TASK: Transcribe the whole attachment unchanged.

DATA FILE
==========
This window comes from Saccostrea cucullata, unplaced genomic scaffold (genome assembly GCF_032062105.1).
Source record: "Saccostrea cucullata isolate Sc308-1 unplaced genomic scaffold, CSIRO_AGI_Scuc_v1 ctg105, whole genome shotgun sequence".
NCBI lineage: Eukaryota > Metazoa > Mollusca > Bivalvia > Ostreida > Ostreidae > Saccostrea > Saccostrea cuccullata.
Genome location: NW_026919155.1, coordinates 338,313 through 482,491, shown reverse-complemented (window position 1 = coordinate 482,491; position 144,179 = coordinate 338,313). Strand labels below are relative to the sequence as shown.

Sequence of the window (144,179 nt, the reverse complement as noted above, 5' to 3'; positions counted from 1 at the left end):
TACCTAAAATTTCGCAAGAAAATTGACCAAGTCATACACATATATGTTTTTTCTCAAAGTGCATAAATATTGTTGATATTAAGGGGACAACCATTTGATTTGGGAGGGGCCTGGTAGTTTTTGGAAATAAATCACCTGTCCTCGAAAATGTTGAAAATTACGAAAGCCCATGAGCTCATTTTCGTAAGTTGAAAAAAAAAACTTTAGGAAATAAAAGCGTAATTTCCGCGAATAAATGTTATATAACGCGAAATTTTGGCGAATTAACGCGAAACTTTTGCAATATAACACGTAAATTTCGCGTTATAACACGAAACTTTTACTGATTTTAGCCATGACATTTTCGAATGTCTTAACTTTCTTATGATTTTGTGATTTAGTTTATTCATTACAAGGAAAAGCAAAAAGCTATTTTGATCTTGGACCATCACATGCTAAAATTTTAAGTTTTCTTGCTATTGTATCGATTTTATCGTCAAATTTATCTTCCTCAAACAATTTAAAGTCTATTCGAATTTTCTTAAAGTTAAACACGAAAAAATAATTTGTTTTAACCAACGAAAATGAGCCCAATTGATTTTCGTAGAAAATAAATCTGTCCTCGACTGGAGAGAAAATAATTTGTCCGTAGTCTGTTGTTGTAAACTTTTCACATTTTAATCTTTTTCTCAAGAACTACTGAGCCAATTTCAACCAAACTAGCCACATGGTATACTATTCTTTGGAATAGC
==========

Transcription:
This window comes from Saccostrea cucullata, unplaced genomic scaffold (genome assembly GCF_032062105.1).
Source record: "Saccostrea cucullata isolate Sc308-1 unplaced genomic scaffold, CSIRO_AGI_Scuc_v1 ctg105, whole genome shotgun sequence".
NCBI lineage: Eukaryota > Metazoa > Mollusca > Bivalvia > Ostreida > Ostreidae > Saccostrea > Saccostrea cuccullata.
Genome location: NW_026919155.1, coordinates 338,313 through 482,491, shown reverse-complemented (window position 1 = coordinate 482,491; position 144,179 = coordinate 338,313). Strand labels below are relative to the sequence as shown.

Sequence of the window (144,179 nt, the reverse complement as noted above, 5' to 3'; positions counted from 1 at the left end):
TACCTAAAATTTCGCAAGAAAATTGACCAAGTCATACACATATATGTTTTTTCTCAAAGTGCATAAATATTGTTGATATTAAGGGGACAACCATTTGATTTGGGAGGGGCCTGGTAGTTTTTGGAAATAAATCACCTGTCCTCGAAAATGTTGAAAATTACGAAAGCCCATGAGCTCATTTTCGTAAGTTGAAAAAAAAAACTTTAGGAAATAAAAGCGTAATTTCCGCGAATAAATGTTATATAACGCGAAATTTTGGCGAATTAACGCGAAACTTTTGCAATATAACACGTAAATTTCGCGTTATAACACGAAACTTTTACTGATTTTAGCCATGACATTTTCGAATGTCTTAACTTTCTTATGATTTTGTGATTTAGTTTATTCATTACAAGGAAAAGCAAAAAGCTATTTTGATCTTGGACCATCACATGCTAAAATTTTAAGTTTTCTTGCTATTGTATCGATTTTATCGTCAAATTTATCTTCCTCAAACAATTTAAAGTCTATTCGAATTTTCTTAAAGTTAAACACGAAAAAATAATTTGTTTTAACCAACGAAAATGAGCCCAATTGATTTTCGTAGAAAATAAATCTGTCCTCGACTGGAGAGAAAATAATTTGTCCGTAGTCTGTTGTTGTAAACTTTTCACATTTTAATCTTTTTCTCAAGAACTACTGAGCCAATTTCAACCAAACTAGCCACATGGTATACTATTCTTTGGAATAGC